UK Halts Active Recruitment of Health Workers from Nigeria to Combat Brain Drain Crisis
The United Kingdom government has announced its decision to halt the recruitment of health workers from Nigeria, placing the country on the red list of nations not to be targeted for recruitment. The move comes after the World Health Organisation (WHO) identified Nigeria as one of 55 countries with significant health workforce challenges, in a report released a month ago. Consequently, the UK government has advised health and social care employers not to actively seek workers from these countries except where there is a government-to-government agreement. This directive is highlighted in a statement on the UK government’s website titled ‘Code of Practice for the international recruitment of Health and social care personnel in England.’ … Currently, there are 11,055 Nigerian-trained doctors in the UK, according to the UK General Medical Council’s data. AfricaNews

Senegal: Critically Endangered Dolphin Threatened by Illegal Fishing Nets
A dense labyrinth of mangroves weaves through Senegal’s Sine Saloum Delta for hundreds of kilometers. Within the salty channels swims one of the rarest dolphin species in the world — the Atlantic humpback dolphin. With just 1,500 remaining on the planet, the species is classified as critically endangered. Scientists believe Sine Saloum is home to 300, making it the humpback dolphins there the largest single population. But the dolphins, named for the peculiar hump that gives way to its dorsal fin, face numerous threats in the delta, including pollution, coastal development and, most problematically, entanglement in nylon monofilament fishing nets. … Senegal banned the import, sale, purchase and use of monofilament nets in 1987. Updated versions of the law were passed in 1998 and 2015, but the nets can still be seen in nearly every fishing port and boat throughout the country. VOA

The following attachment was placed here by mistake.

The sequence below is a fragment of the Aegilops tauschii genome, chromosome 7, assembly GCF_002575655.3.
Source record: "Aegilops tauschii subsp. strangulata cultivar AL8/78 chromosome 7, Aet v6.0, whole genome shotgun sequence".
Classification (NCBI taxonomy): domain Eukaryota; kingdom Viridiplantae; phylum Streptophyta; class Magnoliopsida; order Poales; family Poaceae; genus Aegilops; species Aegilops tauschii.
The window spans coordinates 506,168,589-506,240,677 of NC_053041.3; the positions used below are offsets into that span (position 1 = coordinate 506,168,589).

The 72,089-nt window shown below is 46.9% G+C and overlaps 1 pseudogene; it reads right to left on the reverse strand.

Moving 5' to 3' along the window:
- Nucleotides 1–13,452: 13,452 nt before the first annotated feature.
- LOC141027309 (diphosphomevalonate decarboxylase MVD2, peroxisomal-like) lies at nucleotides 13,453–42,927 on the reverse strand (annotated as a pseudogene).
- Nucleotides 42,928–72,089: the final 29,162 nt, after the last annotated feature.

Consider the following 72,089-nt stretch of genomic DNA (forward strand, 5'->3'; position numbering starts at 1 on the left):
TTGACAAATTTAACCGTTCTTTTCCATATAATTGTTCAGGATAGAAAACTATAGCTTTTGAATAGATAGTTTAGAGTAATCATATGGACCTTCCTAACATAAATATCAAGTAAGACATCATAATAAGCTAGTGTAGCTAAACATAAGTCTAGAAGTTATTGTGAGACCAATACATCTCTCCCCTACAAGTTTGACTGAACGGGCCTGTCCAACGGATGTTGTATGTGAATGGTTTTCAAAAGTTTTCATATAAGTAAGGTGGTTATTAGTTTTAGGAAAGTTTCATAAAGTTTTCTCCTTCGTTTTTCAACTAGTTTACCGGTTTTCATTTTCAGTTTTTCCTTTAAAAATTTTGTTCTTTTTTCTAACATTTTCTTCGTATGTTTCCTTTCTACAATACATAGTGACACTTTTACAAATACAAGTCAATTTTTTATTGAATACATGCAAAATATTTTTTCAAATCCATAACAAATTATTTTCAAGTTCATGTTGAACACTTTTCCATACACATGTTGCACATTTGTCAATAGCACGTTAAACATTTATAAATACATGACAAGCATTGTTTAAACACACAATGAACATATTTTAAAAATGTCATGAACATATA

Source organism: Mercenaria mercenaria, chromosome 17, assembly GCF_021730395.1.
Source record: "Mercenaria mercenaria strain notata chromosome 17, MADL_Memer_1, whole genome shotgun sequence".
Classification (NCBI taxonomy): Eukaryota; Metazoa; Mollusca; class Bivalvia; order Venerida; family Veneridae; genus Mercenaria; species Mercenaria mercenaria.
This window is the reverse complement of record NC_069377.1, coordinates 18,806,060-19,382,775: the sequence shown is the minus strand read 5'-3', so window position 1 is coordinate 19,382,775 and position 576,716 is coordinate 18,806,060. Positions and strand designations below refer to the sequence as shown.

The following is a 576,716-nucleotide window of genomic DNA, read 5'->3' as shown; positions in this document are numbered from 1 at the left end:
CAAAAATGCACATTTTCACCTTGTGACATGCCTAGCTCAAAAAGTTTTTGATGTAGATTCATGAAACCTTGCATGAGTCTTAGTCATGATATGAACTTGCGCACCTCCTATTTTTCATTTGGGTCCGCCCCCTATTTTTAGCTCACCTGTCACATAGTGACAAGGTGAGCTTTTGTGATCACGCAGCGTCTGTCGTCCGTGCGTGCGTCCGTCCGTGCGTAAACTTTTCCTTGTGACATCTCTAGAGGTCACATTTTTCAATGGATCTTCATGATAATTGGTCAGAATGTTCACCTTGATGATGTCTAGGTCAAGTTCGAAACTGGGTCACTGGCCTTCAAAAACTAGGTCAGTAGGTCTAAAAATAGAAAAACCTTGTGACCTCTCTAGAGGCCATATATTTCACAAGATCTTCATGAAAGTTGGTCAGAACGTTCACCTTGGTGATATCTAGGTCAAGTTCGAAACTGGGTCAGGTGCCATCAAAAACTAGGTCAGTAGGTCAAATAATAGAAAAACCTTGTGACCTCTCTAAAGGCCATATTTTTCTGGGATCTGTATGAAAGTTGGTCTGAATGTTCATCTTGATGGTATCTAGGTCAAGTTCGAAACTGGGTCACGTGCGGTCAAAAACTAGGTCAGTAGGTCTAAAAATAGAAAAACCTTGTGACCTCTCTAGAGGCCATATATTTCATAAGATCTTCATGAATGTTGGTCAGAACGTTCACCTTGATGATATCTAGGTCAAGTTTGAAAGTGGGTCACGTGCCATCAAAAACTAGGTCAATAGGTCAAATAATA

Study Says Unregulated Cocoa Production behind Deforestation in Côte d’Ivoire
Researchers in Belgium report that 45 percent of deforestation in Côte d’Ivoire in the past decade is the result of unregulated cocoa production. Researchers from the Belgian university of Louvain found that 45 percent of the destruction of forest in Côte d’Ivoire between 2000 and 2019 was the result of unregulated cocoa production. Tropical forest covering 2.5 million hectares was destroyed for cocoa plantations. Côte d’Ivoire is the world’s largest producer of cocoa. One million small farmers each year produce over 2 million tonnes of cocoa beans, 40 percent of the world’s cocoa harvest, according to the Food and Agriculture Organisation. A study carried out by the local Waters and forest ministry, between 2019 and 2021, shows that Côte d’Ivoire has lost 80 percent of its forest cover over the past 60 years. RFI